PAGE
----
New WHO report reviews medicines reimbursement policies in Europe

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The new WHO report “Medicines reimbursement policies in Europe” examines the various policies that increase access to affordable medicines. Based on direct data collection from 45 of the 53 countries in the WHO European Region, it showcases diverse national practices and aims to identify key aspects of policy frameworks that protect vulnerable groups from unaffordable out-of-pocket payments for medicines –

Ensuring that people have fair access to essential medicines at affordable prices is a fundamental part of the human right to health, and crucial for advancing universal health coverage. However, until now, Europe has lacked good evidence to identify which reimbursement systems and policies represent best practice. WHO’s new report aims to fill this gap in information.

Medicines reimbursement policies that work
In order to meet the goal of affordable, equitable and sustainable access to quality medicines, policy-makers must work to implement a balanced mix of pharmaceutical policy options. High out-of-pocket payments for medicines, including copayments, create the risks of lower treatment adherence and lower medicine consumption. This has an obvious negative impact on population health – particularly for the most vulnerable members of society.

Decision-makers should therefore take the needs and specificities of these groups into consideration. The analysis in the report shows that any medicines reimbursement policy should be accompanied by specific elements of protection for people on a low income or at a social disadvantage; otherwise, poorer people with chronic conditions could suffer disproportionately.

At the same time, copayment policy schemes, if designed properly, may improve efficiency without lowering equity, in particular with reference to the off-patent market.

Highlighting best practice
The study shows that one size does not fit all – there is no formally defined, ideal reimbursement policy model. However, it identifies the following principles that support policy frameworks to increase affordable access and protect vulnerable groups from excessive out-of-pocket payments.

Prioritization is essential. There are tough choices to make, and it will never be possible to fund the full cost of all medicines.
Basing decisions on the best available evidence is a fundamental requirement. However, the tools required to do this are resource-intensive and require highly qualified staff, which can be a challenge for lower-income and small countries. One solution is to adapt assessments from other countries to local contexts so evidence/data can be shared.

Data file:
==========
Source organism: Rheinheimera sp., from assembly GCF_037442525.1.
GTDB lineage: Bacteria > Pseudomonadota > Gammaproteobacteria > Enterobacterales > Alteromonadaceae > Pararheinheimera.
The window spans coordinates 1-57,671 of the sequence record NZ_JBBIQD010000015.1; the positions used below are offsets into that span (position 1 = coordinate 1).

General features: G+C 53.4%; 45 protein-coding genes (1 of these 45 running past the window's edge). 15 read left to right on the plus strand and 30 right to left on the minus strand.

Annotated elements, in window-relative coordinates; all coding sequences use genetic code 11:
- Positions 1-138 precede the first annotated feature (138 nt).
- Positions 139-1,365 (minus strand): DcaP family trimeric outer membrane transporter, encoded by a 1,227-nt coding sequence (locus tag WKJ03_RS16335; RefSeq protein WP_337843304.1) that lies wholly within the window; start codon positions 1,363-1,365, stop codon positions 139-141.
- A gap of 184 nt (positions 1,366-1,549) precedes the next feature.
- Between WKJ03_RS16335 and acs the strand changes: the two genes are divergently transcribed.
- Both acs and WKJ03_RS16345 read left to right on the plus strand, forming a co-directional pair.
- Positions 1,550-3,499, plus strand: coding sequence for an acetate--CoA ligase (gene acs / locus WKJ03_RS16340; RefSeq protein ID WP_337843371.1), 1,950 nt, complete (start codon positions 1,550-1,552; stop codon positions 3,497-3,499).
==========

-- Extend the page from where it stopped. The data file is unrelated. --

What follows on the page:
Processes should be transparent and smooth; reimbursement decisions and the rationale behind them should be publicly available. The membership of reimbursement committees should be disclosed, along with declarations of potential conflicts of interest.
Vulnerable population groups must be identified and copayment policies must pay specific attention to them. Socioeconomic factors such as low or irregular income, unemployment or responsibility for several dependents lead to vulnerability.
Price regulation and/or competition bring prices down and help patients as well as the public institutions that pay for medicines. Most European countries regulate the prices of reimbursable medicines or use competition to drive product prices down.
When using lower-priced medicines such as generics, it is important to conduct awareness-raising activities to ensure trust in their quality.
Encouraging patient involvement can have beneficial results. Few countries include patients in consultation, but those that do demonstrate that it can be helpful in public debate when communicating sensitive decisions, such as non-funding of medicines with limited added therapeutic benefit.
Evaluations, monitoring and adjustments are crucial for policy-makers to assess the effectiveness of measures and decide whether changes should be made.
Finally, decision-makers must consider the implications of the policies they develop and make sure they are compatible with their overall public health priorities. They have to balance affordable access, the protection of patients from out-of-pocket payments and the constraints of the system – for example, budget limitations.

 

Courtsey: WHO

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